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Re: HTTP/1.1 pconns to 1.0 servers

From: Roy T. Fielding <fielding@gbiv.com>
Date: Wed, 20 Sep 2006 15:17:56 -0700
Message-Id: <DDCEE52A-287C-4A4F-82DC-DA7751911592@gbiv.com>
Cc: ietf-http-wg@w3.org
To: Mark Nottingham <mnot@yahoo-inc.com>

On Sep 20, 2006, at 2:16 PM, Mark Nottingham wrote:

> On 2006/09/20, at 1:29 PM, Roy T. Fielding wrote:
>
>> On Sep 20, 2006, at 10:08 AM, Mark Nottingham wrote:
>>
>>> HTTP/1.0 persistent connections are documented in RFC2068. One  
>>> case that's not explicitly covered is when a HTTP/1.1 client  
>>> sends a request to a HTTP/1.0 server without a Connection: keep- 
>>> alive header.
>>>
>>> My reading of 2068, 2616 and 2145 is that the fact that the  
>>> client indicates HTTP/1.1 in the request advertises their support  
>>> for persistent connections, and a HTTP/1.0 server (whether origin  
>>> or proxy) may safely use a Content-Length delimited persistent  
>>> response.
>>
>> What is an HTTP/1.0 server?
>
> OK, I'll bite. One that claims to conform to RFC1945 by sending the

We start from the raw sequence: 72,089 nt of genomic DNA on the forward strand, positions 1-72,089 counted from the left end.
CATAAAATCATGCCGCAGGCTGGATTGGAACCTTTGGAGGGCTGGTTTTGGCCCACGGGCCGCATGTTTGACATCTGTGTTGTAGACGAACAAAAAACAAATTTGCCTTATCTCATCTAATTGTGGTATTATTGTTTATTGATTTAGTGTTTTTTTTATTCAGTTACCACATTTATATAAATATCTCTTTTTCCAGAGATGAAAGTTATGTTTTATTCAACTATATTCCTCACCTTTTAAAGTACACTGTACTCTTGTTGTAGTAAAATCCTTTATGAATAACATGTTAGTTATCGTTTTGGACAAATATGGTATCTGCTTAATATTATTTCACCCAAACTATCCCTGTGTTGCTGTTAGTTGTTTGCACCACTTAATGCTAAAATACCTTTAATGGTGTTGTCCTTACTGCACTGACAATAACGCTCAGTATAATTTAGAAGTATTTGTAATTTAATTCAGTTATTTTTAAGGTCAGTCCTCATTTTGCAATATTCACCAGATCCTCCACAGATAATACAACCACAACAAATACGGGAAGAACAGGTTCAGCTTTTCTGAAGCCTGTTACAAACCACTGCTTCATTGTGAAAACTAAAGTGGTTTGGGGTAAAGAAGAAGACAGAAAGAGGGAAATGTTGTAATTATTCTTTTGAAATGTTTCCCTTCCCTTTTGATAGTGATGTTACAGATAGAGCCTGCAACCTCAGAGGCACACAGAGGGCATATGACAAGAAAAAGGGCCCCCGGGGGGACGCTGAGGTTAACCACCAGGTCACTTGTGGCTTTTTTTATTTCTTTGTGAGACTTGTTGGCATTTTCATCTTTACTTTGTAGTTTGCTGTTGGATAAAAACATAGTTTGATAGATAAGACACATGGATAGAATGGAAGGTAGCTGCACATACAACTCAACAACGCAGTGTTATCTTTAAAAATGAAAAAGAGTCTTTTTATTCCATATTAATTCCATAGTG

> version string "HTTP/1.0" in responses.

Nothing can claim to conform to an informational RFC by sending a  
protocol
version that was in wide use long before the RFC was published.  RFC  
1945
documents (the best I could) the most common and interoperable  
variations
on what people were claiming (at the time) as HTTP/1.0.

>> It was the intent of the WG that folks who claim to be using HTTP on
>> the Internet should be doing so with HTTP/1.1, instead of making
>> silly excuses not to.
>
> If the WG really believed that, why bother with making 1.1.  
> backwards-compatible at all?

To deploy HTTP/1.1.  That was over eleven years ago.

>> Anyone still claiming to use HTTP/1.0 will have
>> to fend for themselves and test against every deployed system, since
>> the only standard is for HTTP/1.1.
>
> Well, that would be nice, but anecdotal evidence says that Squid is  
> one of the most widely-deployed proxies out there, and it's still  
> advertising HTTP/1.0. Saying that Squid has to fend for itself  
> ignores the fact that everyone else has to deal with Squid (as we  
> see with the prevalence of HTTP/1.1 clients sending Connection:  
> keep-alive).

Squid is open source.  If someone thinks it shouldn't be ignored, then
they should update its ancient protocol stack to be compliant with
Internet standards.  In any case, Squid as a proxy that sends HTTP/1.0
responses is irrelevant to the question you asked, because HTTP/1.1
clients are required to ignore keep-alive from HTTP/1.0 proxy servers.
It is only when Squid is used as a gateway (reverse proxy) that the
question might apply here, and in that case the owner of that Squid
instance can fix it themselves.

....Roy
Received on Wednesday, 20 September 2006 22:18:07 GMT

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